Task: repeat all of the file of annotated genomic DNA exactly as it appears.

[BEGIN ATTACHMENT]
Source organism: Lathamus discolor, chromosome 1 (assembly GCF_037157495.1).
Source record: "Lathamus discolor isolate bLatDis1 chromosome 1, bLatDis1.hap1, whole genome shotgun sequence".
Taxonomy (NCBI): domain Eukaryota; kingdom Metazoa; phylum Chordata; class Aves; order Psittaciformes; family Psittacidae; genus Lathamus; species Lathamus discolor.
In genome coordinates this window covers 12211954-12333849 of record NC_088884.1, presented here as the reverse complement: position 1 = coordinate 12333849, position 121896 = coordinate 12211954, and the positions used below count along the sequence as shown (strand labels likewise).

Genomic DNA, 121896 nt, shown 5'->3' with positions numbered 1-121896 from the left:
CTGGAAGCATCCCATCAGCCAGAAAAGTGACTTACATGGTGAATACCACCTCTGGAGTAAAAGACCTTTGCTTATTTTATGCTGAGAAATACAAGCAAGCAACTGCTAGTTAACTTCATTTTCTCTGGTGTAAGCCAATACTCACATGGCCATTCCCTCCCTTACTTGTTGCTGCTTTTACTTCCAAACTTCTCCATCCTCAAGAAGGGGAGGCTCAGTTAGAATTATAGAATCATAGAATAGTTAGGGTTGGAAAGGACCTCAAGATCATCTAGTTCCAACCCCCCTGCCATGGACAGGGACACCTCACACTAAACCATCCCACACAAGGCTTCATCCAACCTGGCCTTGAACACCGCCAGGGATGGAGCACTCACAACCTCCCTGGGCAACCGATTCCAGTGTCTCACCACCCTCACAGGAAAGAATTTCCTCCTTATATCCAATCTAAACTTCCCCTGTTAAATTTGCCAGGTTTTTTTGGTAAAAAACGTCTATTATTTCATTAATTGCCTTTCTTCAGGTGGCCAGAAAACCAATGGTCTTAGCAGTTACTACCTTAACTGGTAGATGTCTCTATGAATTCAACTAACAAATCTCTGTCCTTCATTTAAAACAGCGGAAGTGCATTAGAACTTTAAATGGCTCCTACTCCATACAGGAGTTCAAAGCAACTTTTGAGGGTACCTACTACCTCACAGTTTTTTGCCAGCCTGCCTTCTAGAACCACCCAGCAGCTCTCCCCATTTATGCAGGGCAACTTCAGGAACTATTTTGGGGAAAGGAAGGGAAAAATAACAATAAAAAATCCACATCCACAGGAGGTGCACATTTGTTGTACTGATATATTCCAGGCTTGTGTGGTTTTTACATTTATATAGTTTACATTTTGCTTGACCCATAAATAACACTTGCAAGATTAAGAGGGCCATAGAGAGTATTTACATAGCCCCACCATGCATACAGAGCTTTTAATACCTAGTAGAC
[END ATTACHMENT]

Source organism: Lathamus discolor, chromosome 1 (assembly GCF_037157495.1).
Source record: "Lathamus discolor isolate bLatDis1 chromosome 1, bLatDis1.hap1, whole genome shotgun sequence".
Taxonomy (NCBI): domain Eukaryota; kingdom Metazoa; phylum Chordata; class Aves; order Psittaciformes; family Psittacidae; genus Lathamus; species Lathamus discolor.
In genome coordinates this window covers 12211954-12333849 of record NC_088884.1, presented here as the reverse complement: position 1 = coordinate 12333849, position 121896 = coordinate 12211954, and the positions used below count along the sequence as shown (strand labels likewise).

Genomic DNA, 121896 nt, shown 5'->3' with positions numbered 1-121896 from the left:
CTGGAAGCATCCCATCAGCCAGAAAAGTGACTTACATGGTGAATACCACCTCTGGAGTAAAAGACCTTTGCTTATTTTATGCTGAGAAATACAAGCAAGCAACTGCTAGTTAACTTCATTTTCTCTGGTGTAAGCCAATACTCACATGGCCATTCCCTCCCTTACTTGTTGCTGCTTTTACTTCCAAACTTCTCCATCCTCAAGAAGGGGAGGCTCAGTTAGAATTATAGAATCATAGAATAGTTAGGGTTGGAAAGGACCTCAAGATCATCTAGTTCCAACCCCCCTGCCATGGACAGGGACACCTCACACTAAACCATCCCACACAAGGCTTCATCCAACCTGGCCTTGAACACCGCCAGGGATGGAGCACTCACAACCTCCCTGGGCAACCGATTCCAGTGTCTCACCACCCTCACAGGAAAGAATTTCCTCCTTATATCCAATCTAAACTTCCCCTGTTAAATTTGCCAGGTTTTTTTGGTAAAAAACGTCTATTATTTCATTAATTGCCTTTCTTCAGGTGGCCAGAAAACCAATGGTCTTAGCAGTTACTACCTTAACTGGTAGATGTCTCTATGAATTCAACTAACAAATCTCTGTCCTTCATTTAAAACAGCGGAAGTGCATTAGAACTTTAAATGGCTCCTACTCCATACAGGAGTTCAAAGCAACTTTTGAGGGTACCTACTACCTCACAGTTTTTTGCCAGCCTGCCTTCTAGAACCACCCAGCAGCTCTCCCCATTTATGCAGGGCAACTTCAGGAACTATTTTGGGGAAAGGAAGGGAAAAATAACAATAAAAAATCCACATCCACAGGAGGTGCACATTTGTTGTACTGATATATTCCAGGCTTGTGTGGTTTTTACATTTATATAGTTTACATTTTGCTTGACCCATAAATAACACTTGCAAGATTAAGAGGGCCATAGAGAGTATTTACATAGCCCCACCATGCATACAGAGCTTTTAATACCTAGTAGAC